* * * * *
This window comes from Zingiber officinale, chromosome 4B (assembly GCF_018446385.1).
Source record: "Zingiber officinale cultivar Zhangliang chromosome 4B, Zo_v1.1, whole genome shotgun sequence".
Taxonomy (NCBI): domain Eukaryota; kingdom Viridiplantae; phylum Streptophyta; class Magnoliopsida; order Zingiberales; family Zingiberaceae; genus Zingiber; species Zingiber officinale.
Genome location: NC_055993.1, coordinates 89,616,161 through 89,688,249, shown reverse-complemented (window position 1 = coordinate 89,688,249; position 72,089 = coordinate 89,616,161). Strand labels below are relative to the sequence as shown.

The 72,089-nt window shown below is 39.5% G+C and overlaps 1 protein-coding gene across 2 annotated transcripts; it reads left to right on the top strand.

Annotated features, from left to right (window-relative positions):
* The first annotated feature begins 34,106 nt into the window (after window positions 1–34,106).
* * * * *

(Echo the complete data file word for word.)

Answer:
This window comes from Zingiber officinale, chromosome 4B (assembly GCF_018446385.1).
Source record: "Zingiber officinale cultivar Zhangliang chromosome 4B, Zo_v1.1, whole genome shotgun sequence".
Taxonomy (NCBI): domain Eukaryota; kingdom Viridiplantae; phylum Streptophyta; class Magnoliopsida; order Zingiberales; family Zingiberaceae; genus Zingiber; species Zingiber officinale.
Genome location: NC_055993.1, coordinates 89,616,161 through 89,688,249, shown reverse-complemented (window position 1 = coordinate 89,688,249; position 72,089 = coordinate 89,616,161). Strand labels below are relative to the sequence as shown.

The 72,089-nt window shown below is 39.5% G+C and overlaps 1 protein-coding gene across 2 annotated transcripts; it reads left to right on the top strand.

Annotated features, from left to right (window-relative positions):
* The first annotated feature begins 34,106 nt into the window (after window positions 1–34,106).